Free Jazz in stereo

The Speakers Corner reissue retains the gorgeous die cut front cover, the gatefold framing a reproduction of Jackson Pollock’s “White Light.” I discovered Pollock in the late 1960s, attending an open curriculum college where my only art class encouraged students to emulate Pollock’s style. But I was already a record junky and spotted the Pollock front piece on the Free Jazz cover flipping through record bins. That purchase led to a lifelong love affair with Ornette’s music.

Maybe Atlantic’s recording style in the late 1950s and through the 1960s didn’t give the sound of Blue Note or Contemporary records a run for their money. However, the no nonsense style was more than adequate with small jazz ensembles or rhythm and blues. Coleman’s double quartet format and wild improvisation was much more challenging and, for many decades I concluded it was more than Atlantic’s recording engineer Tom Dowd could handle. The original stereo sounded somewhat jumbled and artificially separated, with a hole in the middle of the soundstage. The mono original was an improvement in musical terms, but fell short of placing the players properly in space. The structure of the recording was just calling out for proper stereo presentation. You are supposed to differentiate the two quartets, but not isolate them in different rooms as the original, and a 2012 ORG Music reissue seemed to do.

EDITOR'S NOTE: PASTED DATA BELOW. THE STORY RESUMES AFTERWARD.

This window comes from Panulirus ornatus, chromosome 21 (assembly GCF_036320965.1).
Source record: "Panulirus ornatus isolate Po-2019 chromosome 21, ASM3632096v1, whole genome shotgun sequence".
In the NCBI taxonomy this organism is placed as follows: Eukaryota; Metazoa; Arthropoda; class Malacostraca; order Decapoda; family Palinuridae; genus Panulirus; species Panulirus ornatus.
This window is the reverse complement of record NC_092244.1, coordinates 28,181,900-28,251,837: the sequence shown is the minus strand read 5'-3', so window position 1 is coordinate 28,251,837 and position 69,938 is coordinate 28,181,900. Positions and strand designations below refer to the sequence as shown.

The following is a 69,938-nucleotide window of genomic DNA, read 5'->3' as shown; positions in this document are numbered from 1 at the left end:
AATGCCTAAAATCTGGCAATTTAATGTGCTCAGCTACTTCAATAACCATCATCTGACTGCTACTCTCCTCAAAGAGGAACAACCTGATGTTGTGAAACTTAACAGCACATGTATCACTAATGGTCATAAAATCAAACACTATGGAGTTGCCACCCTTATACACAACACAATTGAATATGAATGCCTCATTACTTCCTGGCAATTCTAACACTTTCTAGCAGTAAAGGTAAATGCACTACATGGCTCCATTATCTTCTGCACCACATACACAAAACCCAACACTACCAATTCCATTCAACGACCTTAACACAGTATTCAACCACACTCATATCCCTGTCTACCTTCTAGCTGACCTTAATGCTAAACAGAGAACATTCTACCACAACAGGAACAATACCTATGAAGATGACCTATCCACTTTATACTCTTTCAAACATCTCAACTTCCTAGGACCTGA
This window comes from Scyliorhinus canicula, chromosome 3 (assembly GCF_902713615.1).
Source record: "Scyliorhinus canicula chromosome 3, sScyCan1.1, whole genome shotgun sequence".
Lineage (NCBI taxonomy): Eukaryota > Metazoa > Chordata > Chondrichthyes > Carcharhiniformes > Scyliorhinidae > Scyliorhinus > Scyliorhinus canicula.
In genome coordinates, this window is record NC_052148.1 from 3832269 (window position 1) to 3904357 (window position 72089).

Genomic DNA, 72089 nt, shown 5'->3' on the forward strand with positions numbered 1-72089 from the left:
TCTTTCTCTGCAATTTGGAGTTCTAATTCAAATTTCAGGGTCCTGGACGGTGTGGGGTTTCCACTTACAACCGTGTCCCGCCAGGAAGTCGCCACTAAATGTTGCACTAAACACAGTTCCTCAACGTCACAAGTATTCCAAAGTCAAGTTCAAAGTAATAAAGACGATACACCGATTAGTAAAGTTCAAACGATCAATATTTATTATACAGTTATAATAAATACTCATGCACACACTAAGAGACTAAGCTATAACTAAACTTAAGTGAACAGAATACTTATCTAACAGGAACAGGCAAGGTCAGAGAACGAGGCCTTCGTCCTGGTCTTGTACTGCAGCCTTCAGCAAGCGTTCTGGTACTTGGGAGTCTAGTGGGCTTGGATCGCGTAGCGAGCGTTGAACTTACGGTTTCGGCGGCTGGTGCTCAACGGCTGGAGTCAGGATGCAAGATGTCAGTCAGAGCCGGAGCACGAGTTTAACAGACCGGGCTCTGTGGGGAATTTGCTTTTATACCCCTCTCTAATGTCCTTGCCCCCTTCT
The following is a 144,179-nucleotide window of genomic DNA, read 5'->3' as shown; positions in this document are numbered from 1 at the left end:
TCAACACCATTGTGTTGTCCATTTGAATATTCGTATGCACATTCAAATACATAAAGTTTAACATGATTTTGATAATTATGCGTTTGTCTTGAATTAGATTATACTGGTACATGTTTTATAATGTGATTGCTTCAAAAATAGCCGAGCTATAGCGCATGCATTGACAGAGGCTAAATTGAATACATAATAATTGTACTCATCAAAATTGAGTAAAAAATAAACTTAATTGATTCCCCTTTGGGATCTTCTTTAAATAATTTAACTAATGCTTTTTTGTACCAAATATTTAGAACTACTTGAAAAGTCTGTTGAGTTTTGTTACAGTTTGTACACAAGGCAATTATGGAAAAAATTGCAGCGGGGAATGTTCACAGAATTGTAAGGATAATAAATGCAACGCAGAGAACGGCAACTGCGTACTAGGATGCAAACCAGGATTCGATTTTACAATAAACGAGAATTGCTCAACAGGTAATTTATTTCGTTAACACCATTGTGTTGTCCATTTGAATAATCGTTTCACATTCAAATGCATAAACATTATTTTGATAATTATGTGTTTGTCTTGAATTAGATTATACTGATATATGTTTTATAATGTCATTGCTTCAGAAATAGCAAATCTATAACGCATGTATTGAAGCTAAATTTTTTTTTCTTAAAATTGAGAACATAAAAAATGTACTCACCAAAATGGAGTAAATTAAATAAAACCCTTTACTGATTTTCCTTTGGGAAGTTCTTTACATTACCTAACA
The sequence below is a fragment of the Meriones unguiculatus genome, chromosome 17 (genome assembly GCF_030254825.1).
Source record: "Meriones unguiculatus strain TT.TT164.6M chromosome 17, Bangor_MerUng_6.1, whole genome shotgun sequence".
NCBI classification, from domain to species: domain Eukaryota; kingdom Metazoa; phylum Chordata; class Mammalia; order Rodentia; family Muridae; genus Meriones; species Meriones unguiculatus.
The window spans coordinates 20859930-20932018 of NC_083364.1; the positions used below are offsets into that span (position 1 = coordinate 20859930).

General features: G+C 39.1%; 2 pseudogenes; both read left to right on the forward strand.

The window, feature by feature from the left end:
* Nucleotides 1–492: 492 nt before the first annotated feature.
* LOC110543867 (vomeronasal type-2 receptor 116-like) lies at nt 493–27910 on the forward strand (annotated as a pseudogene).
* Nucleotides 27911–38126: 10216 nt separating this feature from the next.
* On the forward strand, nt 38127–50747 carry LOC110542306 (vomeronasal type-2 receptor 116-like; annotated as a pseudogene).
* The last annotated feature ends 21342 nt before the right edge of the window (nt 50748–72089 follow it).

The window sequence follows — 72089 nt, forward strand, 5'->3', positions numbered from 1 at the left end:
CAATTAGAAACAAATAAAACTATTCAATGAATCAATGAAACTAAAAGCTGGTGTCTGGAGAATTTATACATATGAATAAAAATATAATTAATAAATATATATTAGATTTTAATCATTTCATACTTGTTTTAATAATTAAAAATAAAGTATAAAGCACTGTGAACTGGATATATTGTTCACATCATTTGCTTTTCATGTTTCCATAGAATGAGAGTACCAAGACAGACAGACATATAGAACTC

Thus the low expectations with which I queued up this latest reissue, mastered by Kevin Gray. i should have had more faith. it was immediately apparent that, for the first time, this latest version clearly presents the two bands in a seamless space, without the huge hole in the middle found on earlier stereo pressings. It has never sounded better. If you are new to Ornette Coleman, this record will likely challenge and disconcert, at least at first – a bit like Alice entering Wonderland through the rabbit hole or stumbling through the looking glass. But the really good news is that this Speakers Corner reissue delivers the clarity and sense of spatial relationships that finally allows you to see into the recording, the kind of clarity necessary to appreciate this complex music. Free jazz can take you to an alternate universe – if it doesn’t drive you out of the room first. Give Free Jazz more than a single listen, and (especially with this new reissue) you may, to paraphrase Lewis Carroll, wonder what is jazz but a dream?